the MANUAL mode in the Make
The Manual mode
does not restrict the materials databases used.
While the Auto
and Preselect modes use only
the Auto Materials database and the Local Materials
database respectively, in Manual
mode you can access any of the material databases in the Raw Materials
The Manual mode gives
you the greatest flexibility in selection of materials for the new
recipe but with this freedom comes the danger of creating overloads.
When overloads occur
during the process Matrix displays warning windows and you have
the opportunity to back-track or continue accepting the overloads
which might not have great significance.
the Manual Mode to Create a New Recipe
start the Manual process click the Manual
shows a formula loaded ready to commence the process of creating
a new recipe.
Order in which Oxides are Filled
the Manual Mode radio buttons are provided next to each oxide which
allows you to decide which of the oxides you will fill first and
what the subsequent order will be. While this freedom places considerable
demands on you understanding of the process it also gives you the
flexibility to try filling oxides with unusual materials.
Making a recipe using the Manual Mode
order of fill is from oxides normally satisfied with complex
materials (containing many oxides) to those which can usually
be satisfied with materials containing few oxides.
If a formula
had a value for every oxide in the list then the Matrix fill
order would be as follows:
of these oxides are missing in the formula being processed
then Matrix will move on to the next.
the Original Recipe
If you are modifying
an original recipe, say to replace one material for another, it
is always advisable to change as few materials as possible in the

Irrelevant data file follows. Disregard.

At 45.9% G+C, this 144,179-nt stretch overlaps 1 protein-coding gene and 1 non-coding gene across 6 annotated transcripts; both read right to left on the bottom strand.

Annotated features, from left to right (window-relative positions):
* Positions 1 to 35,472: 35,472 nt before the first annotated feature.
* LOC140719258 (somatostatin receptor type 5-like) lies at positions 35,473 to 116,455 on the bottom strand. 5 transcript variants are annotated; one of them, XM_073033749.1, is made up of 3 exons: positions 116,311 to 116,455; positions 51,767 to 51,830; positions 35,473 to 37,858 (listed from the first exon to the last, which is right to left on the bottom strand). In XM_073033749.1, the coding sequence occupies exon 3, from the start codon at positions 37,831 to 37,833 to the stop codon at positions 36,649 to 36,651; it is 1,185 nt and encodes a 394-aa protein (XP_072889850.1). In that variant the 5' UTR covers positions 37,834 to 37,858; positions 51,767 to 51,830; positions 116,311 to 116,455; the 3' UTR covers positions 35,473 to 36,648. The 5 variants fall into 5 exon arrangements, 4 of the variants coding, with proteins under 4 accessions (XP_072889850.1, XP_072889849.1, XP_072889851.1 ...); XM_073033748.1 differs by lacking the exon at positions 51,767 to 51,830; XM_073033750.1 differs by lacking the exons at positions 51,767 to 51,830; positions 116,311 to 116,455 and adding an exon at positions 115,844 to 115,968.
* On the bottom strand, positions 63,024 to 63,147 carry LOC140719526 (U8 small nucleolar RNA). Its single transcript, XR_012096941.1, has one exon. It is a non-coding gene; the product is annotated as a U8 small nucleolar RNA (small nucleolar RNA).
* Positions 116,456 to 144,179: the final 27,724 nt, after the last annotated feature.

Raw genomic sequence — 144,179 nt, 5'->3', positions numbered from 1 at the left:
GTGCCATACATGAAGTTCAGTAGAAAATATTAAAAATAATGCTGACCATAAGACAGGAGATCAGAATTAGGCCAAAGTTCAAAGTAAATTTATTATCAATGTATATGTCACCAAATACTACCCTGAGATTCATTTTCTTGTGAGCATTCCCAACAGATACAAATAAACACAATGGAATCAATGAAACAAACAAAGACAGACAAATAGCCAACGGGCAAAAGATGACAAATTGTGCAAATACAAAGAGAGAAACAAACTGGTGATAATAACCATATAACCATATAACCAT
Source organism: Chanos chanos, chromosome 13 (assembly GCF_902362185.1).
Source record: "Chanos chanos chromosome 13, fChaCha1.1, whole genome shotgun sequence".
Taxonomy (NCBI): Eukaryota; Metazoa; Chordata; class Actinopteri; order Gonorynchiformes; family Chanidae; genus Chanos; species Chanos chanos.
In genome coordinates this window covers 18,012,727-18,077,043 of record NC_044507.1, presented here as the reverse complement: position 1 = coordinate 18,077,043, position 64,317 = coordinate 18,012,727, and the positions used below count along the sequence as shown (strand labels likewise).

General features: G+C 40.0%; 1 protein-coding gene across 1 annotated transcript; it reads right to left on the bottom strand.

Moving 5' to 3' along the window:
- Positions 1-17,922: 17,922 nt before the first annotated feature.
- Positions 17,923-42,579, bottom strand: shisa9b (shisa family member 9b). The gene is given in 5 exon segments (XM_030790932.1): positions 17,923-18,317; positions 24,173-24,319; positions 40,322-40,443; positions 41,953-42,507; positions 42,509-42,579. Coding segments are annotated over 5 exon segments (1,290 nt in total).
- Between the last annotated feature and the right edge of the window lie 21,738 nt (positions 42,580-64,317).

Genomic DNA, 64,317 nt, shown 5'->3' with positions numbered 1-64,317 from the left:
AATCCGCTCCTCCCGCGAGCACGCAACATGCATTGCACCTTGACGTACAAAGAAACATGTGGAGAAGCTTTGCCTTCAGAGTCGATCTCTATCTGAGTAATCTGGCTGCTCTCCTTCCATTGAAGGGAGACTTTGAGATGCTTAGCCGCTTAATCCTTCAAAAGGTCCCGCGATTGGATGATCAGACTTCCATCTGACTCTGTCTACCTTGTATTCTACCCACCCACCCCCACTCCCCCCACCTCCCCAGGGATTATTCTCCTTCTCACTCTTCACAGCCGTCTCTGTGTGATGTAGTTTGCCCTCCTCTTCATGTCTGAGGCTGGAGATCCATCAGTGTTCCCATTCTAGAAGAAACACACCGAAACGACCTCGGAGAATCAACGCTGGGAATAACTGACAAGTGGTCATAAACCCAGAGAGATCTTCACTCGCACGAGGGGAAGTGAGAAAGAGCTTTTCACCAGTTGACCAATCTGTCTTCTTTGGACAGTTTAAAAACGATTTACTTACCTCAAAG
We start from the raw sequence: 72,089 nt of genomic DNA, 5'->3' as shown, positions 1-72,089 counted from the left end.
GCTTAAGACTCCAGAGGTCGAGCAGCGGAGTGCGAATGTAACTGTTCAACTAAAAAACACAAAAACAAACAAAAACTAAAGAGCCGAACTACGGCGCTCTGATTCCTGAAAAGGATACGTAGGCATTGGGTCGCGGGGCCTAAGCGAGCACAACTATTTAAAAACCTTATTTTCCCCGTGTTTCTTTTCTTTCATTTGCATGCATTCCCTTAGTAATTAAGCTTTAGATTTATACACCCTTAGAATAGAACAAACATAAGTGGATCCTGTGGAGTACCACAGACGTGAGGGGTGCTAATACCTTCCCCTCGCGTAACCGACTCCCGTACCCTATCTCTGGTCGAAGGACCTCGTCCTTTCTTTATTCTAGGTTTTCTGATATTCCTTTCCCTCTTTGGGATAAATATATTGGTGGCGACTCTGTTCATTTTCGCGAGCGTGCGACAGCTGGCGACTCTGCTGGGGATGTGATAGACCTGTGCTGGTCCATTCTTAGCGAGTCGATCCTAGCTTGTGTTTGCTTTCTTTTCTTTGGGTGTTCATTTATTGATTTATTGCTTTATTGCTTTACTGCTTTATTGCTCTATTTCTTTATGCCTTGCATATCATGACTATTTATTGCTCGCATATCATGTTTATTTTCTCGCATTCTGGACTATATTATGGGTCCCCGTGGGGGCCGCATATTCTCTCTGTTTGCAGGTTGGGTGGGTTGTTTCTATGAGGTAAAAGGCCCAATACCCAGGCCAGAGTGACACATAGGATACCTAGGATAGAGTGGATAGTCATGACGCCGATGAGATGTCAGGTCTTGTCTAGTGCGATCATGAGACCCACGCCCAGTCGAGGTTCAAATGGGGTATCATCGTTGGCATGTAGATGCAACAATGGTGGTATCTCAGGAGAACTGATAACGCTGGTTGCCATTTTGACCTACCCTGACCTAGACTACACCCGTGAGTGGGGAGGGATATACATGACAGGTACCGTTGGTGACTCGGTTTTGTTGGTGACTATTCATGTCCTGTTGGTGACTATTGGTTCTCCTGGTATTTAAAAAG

new recipe. By clicking on the
Show Original button you can
display the original recipe in a small window for reference.
Materials for the New Recipe
indicates the oxide which
Matrix recommends you fill next. Fig.2 shows the Material Selection
window opened by clicking the KNO
contains a selection of materials all of which have KNO (K2O,Na2O)
in their analysis. Those materials which would be considered as
prime sources of the oxide being filled (in this case KNO)
head the list and are marked with an ' * ' in front of their names.
Unless you have a specific reason for choosing a non-primary source
material you should select one of the materials marked with an asterisk.
This will lessen the chances of overloading one of the other oxides
in the formula.
You may wish
to consider the analysis of different materials in the list before
making a choice. If you click the Display
Mat. Formula button a new panel open displaying the formula
for any highlighted material in the list. Use the mouse (single
click) or the up-down arrows on your keyboard to view formula for
materials in the list.
In our example
we will double click the Australian Potash Feldspar to fill the
Making the first material selection to fill the KNO
Making the second material selection to fill the Al2O3
Potash Feldspar was chosen for the first selection to
fill the KNO it brought in some Al2O3 and some SiO2 but not
enough to satisfy the requirements of the formula.
now moves to the Al2O3
radio button inviting you to select a material to fill the
Al2O3. In the Manual mode you could ignore this and click
any of the other buttons present for oxides yet to be filled.
However moving outside the default fill order will increase
the chances of creating an overload.
are not happy with the selection you have made you may click
Remove Last button. In
our example this would remove the Australian Potash Feldspar
would move back to the KNO
button. All calculations would also be reversed.
We will now
click the Al2O3 button and select
Kentucky Ball Clay for our material to fill this oxide. Fig.4
shows the result of this action.
Ready to Making the third material selection to fill the CaO
now suggests we make a material selection to fill the CaO
in the formula.
the CaO button to open
the Materials selection window.
next selection we will make an ERROR by selecting a material
which will result in an overload.
materials list we will select Dolomite.